The community was founded on a portion of the 1,000 acres of Survey No. 418 of the Virginia Military District purchased by Colonel James Poage of Staunton, VA. Poage was determined to live in a free state and settled on his claim as early as 1804. His anti-slavery views attracted other souther abolitionists to the area. Ripley was incorporated as the village of Staunton in 1812, and the name was later changed to honor Brigadier General Eleazar Wheelock Ripley for his efforts in the War of 1812.
Located 50 miles upriver from Cincinnati, during the 19th century Ripley was one of the great Ohio River shipping points in southern Ohio. This was an important commercial river port during the steamboat and flatboat eras.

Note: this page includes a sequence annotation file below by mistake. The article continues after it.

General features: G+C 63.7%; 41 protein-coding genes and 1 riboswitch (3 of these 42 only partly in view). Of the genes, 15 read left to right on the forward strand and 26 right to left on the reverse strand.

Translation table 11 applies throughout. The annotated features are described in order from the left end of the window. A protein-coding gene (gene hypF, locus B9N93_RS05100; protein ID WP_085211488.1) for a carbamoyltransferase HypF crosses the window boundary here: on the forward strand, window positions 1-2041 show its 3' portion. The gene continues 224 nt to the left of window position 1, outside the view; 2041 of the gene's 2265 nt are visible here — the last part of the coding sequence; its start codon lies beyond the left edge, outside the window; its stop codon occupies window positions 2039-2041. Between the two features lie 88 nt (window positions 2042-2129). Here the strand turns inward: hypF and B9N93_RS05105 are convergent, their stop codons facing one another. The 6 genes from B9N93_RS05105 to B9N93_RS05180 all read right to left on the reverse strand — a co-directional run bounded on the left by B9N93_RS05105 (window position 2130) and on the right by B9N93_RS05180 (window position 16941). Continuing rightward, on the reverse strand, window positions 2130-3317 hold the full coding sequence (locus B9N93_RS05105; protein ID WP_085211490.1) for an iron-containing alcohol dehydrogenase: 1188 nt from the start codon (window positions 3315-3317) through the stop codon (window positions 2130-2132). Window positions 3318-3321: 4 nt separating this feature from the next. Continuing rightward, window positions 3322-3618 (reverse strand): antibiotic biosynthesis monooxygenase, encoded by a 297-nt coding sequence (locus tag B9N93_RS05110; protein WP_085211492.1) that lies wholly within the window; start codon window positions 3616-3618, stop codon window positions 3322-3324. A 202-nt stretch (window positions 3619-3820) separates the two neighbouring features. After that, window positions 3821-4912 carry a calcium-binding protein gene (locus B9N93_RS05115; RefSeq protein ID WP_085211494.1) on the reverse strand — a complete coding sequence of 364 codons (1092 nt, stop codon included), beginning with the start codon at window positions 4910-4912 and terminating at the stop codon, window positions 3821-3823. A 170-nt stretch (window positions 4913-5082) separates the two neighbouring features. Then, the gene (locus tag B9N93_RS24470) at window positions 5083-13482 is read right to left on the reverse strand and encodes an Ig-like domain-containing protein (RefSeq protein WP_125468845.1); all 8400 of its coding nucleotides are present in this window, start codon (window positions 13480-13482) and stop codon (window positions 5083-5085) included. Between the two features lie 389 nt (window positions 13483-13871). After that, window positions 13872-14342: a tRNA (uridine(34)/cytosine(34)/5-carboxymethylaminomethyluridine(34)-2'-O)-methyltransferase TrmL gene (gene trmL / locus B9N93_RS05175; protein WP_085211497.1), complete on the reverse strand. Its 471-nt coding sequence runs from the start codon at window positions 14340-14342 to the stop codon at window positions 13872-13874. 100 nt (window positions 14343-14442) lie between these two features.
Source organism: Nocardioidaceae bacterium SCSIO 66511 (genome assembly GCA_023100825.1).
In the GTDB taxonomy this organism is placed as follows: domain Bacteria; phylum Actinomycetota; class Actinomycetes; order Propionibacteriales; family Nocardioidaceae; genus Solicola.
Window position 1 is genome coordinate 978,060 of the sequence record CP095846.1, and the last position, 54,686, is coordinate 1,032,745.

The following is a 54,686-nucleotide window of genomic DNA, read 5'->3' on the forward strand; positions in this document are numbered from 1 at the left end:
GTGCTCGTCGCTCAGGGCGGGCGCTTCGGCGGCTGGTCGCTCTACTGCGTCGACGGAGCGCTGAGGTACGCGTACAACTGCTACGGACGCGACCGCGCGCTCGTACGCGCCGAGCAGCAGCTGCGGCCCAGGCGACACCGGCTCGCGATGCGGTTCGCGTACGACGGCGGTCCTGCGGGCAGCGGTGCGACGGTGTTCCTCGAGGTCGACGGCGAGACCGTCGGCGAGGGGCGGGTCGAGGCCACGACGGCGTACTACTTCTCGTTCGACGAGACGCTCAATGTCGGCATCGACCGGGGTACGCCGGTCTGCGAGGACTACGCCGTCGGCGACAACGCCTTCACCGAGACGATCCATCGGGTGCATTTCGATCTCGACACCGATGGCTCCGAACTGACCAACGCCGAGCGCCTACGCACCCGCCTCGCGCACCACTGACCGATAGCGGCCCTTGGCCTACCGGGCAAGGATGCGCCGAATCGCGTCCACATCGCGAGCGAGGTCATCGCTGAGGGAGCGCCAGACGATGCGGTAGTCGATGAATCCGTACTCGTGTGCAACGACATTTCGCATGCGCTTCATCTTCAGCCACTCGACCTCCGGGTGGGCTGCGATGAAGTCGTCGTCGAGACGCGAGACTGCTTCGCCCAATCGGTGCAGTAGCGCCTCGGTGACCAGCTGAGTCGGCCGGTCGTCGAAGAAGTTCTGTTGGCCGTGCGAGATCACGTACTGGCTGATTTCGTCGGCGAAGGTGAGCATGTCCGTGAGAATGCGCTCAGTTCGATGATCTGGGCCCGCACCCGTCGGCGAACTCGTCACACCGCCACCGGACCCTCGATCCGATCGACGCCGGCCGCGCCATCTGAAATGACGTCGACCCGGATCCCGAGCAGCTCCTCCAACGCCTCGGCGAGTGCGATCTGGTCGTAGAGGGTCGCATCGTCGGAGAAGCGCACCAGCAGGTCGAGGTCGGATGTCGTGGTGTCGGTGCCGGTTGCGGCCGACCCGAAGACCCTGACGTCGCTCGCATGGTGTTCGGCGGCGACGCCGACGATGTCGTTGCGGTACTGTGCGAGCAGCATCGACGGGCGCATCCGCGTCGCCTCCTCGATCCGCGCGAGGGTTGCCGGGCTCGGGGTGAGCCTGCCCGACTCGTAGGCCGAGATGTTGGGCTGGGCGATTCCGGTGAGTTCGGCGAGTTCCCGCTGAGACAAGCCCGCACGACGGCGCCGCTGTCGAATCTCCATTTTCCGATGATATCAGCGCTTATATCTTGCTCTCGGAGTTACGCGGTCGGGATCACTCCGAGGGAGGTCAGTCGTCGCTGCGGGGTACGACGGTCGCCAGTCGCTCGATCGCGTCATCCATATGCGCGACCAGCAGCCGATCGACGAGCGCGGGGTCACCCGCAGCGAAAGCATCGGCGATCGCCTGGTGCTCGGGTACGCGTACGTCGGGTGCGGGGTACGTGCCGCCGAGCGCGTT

Today the village's large historic district includes buildings dating back to the early 19th century, with several homes, particularly on Front St., having once belonged to residents who were active "conductors" on the Underground Railroad. Monuments erected during the village's Centennial Week in 1912 commemorate Ripley's noted abolitionists and "railroaders."